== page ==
It's simple: I started to see students, like yourself, unknowingly sabotage their education when a simple conversation could have helped their academic standing so much. Instead, students either dealt with class-related issues in a completely clueless way ("Can I turn in this paper late?" -- Me: "Sure, if I can let 27 other people turn it in late, too.") or, they just wouldn't say anything at all... which was even worse. Then, the problem never resolved, and grades suffered. Believe me, my colleagues all over the country report the same issues.

What's the bigger problem? When students fumble their words, most profs won't sit down later with the student and say, "Hey, this is how the communication should have gone down." I'll admit, even as a Communication prof, I was guilty of this, too! Why? Because a term has only so many weeks. Profs have to be swift problem solvers for students, and then we have to move on to the next issue. Also, many profs don't believe their job is to teach students communication.

I decided it was time to change all that and write the very first book in the college success genre to deal with this relationship that students will deal with every single day!

Students, college is the ideal place for you to practice excellent communication, and professors are among the first people in your life you'll interact with as an adult. And guess what? You don't text with them. You don't Facebook with them (even if you Facebook about them). You need to deal with most issues face-to-face and sometimes via e-mail.

My goal is to give you inside tips on how to interact so your professors will respond in a positive manner. I want you to learn what goes on behind the scenes of your classes so you can create opportunities, rather than fumble over excuses. I want you to confidently and properly stand up for yourself when you're concerned about your classes or grades. The result? Improved relationships with your profs, a stronger learning experience, and most of all, better grades.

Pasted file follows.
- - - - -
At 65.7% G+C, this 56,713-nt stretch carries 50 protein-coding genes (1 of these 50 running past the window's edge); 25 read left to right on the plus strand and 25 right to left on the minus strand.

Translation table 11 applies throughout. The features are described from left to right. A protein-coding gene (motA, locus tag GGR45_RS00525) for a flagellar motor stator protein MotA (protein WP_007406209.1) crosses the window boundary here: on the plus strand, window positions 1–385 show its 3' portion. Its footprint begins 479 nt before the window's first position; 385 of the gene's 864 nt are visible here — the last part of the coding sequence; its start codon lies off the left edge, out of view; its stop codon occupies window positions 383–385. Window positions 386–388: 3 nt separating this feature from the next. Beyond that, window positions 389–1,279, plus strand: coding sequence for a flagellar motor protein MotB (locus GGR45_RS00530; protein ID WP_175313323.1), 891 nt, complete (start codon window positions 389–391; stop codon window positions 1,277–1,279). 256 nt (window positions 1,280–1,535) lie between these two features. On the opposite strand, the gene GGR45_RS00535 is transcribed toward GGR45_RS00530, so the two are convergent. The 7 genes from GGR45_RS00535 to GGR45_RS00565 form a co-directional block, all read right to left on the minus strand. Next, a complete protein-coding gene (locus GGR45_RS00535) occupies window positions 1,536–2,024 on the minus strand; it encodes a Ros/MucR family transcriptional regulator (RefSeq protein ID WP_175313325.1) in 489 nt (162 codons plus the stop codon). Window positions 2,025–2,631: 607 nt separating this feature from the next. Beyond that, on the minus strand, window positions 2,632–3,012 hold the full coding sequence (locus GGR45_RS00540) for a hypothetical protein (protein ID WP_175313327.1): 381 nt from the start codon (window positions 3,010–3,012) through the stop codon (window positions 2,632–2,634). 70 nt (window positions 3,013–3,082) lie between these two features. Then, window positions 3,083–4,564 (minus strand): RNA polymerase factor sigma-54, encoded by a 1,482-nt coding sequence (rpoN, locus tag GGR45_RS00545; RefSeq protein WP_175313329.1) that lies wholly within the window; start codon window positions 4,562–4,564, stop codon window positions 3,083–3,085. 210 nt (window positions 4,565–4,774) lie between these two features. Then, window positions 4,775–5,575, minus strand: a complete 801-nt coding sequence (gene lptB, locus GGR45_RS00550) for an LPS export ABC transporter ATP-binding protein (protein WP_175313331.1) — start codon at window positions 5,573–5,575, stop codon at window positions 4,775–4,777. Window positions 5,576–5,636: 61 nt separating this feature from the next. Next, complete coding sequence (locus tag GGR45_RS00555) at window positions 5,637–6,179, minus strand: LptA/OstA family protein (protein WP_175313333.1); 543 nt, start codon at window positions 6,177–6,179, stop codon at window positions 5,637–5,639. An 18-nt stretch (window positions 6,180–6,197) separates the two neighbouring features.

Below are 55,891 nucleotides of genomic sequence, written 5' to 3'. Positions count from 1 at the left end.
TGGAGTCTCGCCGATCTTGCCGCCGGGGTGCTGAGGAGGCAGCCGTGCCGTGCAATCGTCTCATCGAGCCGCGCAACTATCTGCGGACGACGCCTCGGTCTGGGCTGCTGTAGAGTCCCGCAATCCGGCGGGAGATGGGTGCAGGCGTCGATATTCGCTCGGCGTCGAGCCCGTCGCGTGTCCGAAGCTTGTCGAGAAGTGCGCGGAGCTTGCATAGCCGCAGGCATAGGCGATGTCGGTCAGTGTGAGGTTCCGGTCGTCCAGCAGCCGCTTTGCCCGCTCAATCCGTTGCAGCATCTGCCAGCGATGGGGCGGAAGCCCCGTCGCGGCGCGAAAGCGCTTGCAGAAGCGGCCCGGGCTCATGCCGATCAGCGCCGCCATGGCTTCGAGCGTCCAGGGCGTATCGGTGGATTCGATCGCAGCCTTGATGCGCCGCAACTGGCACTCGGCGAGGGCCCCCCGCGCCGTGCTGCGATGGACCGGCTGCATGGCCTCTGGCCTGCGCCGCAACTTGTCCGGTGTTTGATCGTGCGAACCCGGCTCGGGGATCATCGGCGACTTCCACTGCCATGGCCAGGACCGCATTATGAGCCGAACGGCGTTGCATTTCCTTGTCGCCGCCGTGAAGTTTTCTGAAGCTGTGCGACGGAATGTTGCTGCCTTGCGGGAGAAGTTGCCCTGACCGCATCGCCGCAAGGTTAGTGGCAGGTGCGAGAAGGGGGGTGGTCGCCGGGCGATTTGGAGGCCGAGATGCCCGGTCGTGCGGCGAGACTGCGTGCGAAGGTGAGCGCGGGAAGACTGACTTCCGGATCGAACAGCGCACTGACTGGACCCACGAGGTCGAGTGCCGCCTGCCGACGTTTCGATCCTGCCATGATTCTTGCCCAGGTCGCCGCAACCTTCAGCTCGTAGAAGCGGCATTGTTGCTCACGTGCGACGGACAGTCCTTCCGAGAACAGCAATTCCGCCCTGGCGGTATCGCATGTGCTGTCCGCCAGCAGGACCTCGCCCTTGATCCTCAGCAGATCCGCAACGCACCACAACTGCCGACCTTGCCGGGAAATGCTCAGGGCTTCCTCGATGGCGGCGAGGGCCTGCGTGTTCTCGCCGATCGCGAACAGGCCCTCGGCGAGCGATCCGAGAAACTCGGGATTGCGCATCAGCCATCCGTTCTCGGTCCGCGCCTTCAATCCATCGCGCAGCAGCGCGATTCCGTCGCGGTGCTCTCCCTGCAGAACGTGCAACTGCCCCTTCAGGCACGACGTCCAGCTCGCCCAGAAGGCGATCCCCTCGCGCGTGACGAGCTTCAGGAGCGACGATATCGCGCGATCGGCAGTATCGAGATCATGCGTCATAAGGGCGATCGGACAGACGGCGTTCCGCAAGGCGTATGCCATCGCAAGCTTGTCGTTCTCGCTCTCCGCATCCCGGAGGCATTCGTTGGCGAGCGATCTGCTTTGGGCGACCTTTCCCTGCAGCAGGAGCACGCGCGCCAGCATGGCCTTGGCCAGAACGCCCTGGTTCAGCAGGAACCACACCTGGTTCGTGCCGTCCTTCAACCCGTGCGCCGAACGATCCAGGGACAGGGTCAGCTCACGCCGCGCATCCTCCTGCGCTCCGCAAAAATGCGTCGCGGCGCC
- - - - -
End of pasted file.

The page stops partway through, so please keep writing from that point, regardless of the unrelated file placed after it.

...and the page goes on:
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Read an Excerpt


1. Parents Handling Your Problems

What You Might Think:

Mom talked to my teachers in high school when I had problems. I'll let her continue doing her good work.

What Your Professor Thinks:

Your parents have no business taking care of your business in college.

The Real Story

"My professor writes nasty feedback on my papers. It feels like he's attacking me!"

Beck, one of my advisees, sat in my office, angry at his professor and even more freaked out that he might not make it through his class.

"What kinds of things does he say?" I asked.

"Things like, 'Did you not understand this source wasn't credible?'"

I could hardly blame Beck for his reaction. Who would want feedback with that kind of tone?

"I want to drop that class!" Beck said, hitting about a five in volume — noteworthy for a typically quiet guy.

If Beck withdrew, he would not receive a refund. It was already midterm. And let's be real: we can't just run away from difficult people. Unfortunately, they are everywhere.

"Why not talk to the professor? Schedule a meeting and discuss what's bothering you," I suggested.

Beck looked at me like he'd rather have surgery without anesthesia.

"You can say, 'Professor, I appreciate your thoughts about my work, but I'm struggling with your written comments. They sound very critical of me as a person, rather than the writing. I'm nervous about turning other work in. Can I have some specific instructions on how to improve?'"